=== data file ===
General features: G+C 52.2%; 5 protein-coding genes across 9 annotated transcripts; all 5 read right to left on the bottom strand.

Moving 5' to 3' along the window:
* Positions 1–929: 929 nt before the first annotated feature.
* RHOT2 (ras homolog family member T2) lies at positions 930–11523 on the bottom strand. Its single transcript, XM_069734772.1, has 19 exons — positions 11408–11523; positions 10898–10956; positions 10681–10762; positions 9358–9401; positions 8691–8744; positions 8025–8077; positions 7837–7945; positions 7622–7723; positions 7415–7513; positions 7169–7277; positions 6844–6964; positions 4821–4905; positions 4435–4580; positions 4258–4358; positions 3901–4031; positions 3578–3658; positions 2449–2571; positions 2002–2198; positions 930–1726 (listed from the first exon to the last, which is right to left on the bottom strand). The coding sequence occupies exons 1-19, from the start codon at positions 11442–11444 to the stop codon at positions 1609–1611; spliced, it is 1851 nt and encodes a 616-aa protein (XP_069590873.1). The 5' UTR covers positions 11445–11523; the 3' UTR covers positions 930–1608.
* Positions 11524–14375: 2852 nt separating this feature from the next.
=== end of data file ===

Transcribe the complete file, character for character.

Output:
General features: G+C 52.2%; 5 protein-coding genes across 9 annotated transcripts; all 5 read right to left on the bottom strand.

Moving 5' to 3' along the window:
* Positions 1–929: 929 nt before the first annotated feature.
* RHOT2 (ras homolog family member T2) lies at positions 930–11523 on the bottom strand. Its single transcript, XM_069734772.1, has 19 exons — positions 11408–11523; positions 10898–10956; positions 10681–10762; positions 9358–9401; positions 8691–8744; positions 8025–8077; positions 7837–7945; positions 7622–7723; positions 7415–7513; positions 7169–7277; positions 6844–6964; positions 4821–4905; positions 4435–4580; positions 4258–4358; positions 3901–4031; positions 3578–3658; positions 2449–2571; positions 2002–2198; positions 930–1726 (listed from the first exon to the last, which is right to left on the bottom strand). The coding sequence occupies exons 1-19, from the start codon at positions 11442–11444 to the stop codon at positions 1609–1611; spliced, it is 1851 nt and encodes a 616-aa protein (XP_069590873.1). The 5' UTR covers positions 11445–11523; the 3' UTR covers positions 930–1608.
* Positions 11524–14375: 2852 nt separating this feature from the next.